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Harry Dunn's family can bring civil damages claim against Anne Sacoolas, US court rules
16 February 2021, 20:29 | Updated: 17 February 2021, 11:51
A civil claim for damages can be brought against Anne Sacoolas by the family of Harry Dunn in the US, a judge has ruled
Ms Sacoolas had applied to dismiss the case on the grounds it should be heard in the UK, despite her legal team admitting she would not agree to face trial due to a "concern" she would not "receive fair treatment".
A hearing at a court in the Eastern District of Virginia had previously been told her work in intelligence was "especially a factor" in her departure and her Sacoolas family "fled" the UK for "issues of security".
She travelled back to the US after the State Department asserted diplomatic immunity on her behalf following a crash which killed Mr Dunn outside RAF Croughton in Northamptonshire in August 2019.
The 43-year-old was then charged with causing the teenager's death by dangerous driving but an extradition request was rejected by the US Government in January last year.
Due to her "refusal" to return to the UK, the Dunn family brought a civil claim for damages against her as "a last resort" in the hope of some sort of justice for their son.
In a judgment handed down on Tuesday, a judge dismissed Sacoolas's submissions that the UK was a "more convenient" forum, keeping the case in Virginia.
Judge Thomas Ellis also took into account the "firm support" of UK Foreign Secretary Dominic Raab, who submitted a letter to the court which read: "I strongly support (the Dunn family's) right to bring the case.
"It is of course for the US courts to decide the issue of venue but for our part the British Government takes the view that British citizens can bring their case in whichever court they think appropriate... I hope therefore (the Dunn family's) action in the United States is able to proceed."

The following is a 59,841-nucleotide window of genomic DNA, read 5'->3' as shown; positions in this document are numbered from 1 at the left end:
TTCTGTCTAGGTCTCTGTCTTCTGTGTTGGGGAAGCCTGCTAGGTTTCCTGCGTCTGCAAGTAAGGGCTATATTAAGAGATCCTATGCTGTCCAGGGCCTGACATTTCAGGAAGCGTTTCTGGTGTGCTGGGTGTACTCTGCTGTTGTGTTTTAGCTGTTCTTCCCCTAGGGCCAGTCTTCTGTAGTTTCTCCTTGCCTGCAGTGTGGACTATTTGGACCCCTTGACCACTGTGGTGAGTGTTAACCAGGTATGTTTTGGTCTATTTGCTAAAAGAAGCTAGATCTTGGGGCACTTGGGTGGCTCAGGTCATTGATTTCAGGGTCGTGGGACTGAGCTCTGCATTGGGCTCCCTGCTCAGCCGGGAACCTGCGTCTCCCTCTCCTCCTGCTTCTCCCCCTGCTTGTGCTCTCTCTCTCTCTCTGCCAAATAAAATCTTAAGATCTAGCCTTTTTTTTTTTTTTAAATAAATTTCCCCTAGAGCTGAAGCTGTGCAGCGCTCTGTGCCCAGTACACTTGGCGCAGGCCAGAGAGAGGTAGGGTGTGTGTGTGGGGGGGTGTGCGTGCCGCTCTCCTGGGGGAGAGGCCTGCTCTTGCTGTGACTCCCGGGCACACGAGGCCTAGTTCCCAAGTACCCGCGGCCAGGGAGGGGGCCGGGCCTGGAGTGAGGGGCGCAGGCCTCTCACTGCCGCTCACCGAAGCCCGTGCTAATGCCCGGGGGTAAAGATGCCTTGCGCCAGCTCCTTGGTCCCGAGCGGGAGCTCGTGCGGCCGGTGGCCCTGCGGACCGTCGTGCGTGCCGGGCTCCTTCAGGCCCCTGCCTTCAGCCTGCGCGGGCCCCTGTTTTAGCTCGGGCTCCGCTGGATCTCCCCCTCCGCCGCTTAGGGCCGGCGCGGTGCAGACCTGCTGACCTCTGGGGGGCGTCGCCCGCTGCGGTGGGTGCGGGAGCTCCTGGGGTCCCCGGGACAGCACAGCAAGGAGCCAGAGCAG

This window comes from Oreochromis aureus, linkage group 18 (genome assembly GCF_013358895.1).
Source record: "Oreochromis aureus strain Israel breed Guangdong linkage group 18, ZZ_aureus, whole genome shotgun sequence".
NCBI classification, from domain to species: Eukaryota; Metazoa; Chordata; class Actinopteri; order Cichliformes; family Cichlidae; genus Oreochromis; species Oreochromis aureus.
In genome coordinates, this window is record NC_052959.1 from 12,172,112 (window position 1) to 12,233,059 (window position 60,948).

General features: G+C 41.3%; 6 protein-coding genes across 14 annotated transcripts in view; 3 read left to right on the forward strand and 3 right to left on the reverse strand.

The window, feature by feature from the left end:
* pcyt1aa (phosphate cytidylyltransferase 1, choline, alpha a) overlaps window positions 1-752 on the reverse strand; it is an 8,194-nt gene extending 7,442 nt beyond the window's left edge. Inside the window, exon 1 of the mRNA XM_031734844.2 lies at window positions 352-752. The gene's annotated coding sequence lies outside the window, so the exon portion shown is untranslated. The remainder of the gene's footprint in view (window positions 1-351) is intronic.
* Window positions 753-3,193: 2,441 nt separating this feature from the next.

Mr Dunn's mother Charlotte Charles said: "We are pleased and relieved at the court's decision.
"We only took this step as a last resort following the denial of justice in the extradition case on strong legal advice from our legal team."
Dunn family spokesperson Radd Seiger told LBC: "This is a really important step in the parent's pursuit for justice.
"The parents are suffering intensely at the moment are absolutely overwhelmed. And it's a moment of common sense."
On February 4, the family listened to Sacoolas's legal team submit the application to dismiss, in which the Alexandria district court was told Sacoolas and her husband Jonathan Sacoolas worked for the US State Department at the time of the crash.
Her barrister, John McGavin, told the court he could not "completely candidly" explain why the Sacoolas family left the UK, adding: "I know the answer, but I cannot disclose it."
Other motions Sacoolas's legal team submitted to dismiss the case will be heard on March 3 in Virginia.
An FCDO Spokesperson said: "We welcome this decision. We will continue to support the Dunn family to seek justice for Harry, including through our support for this civil case."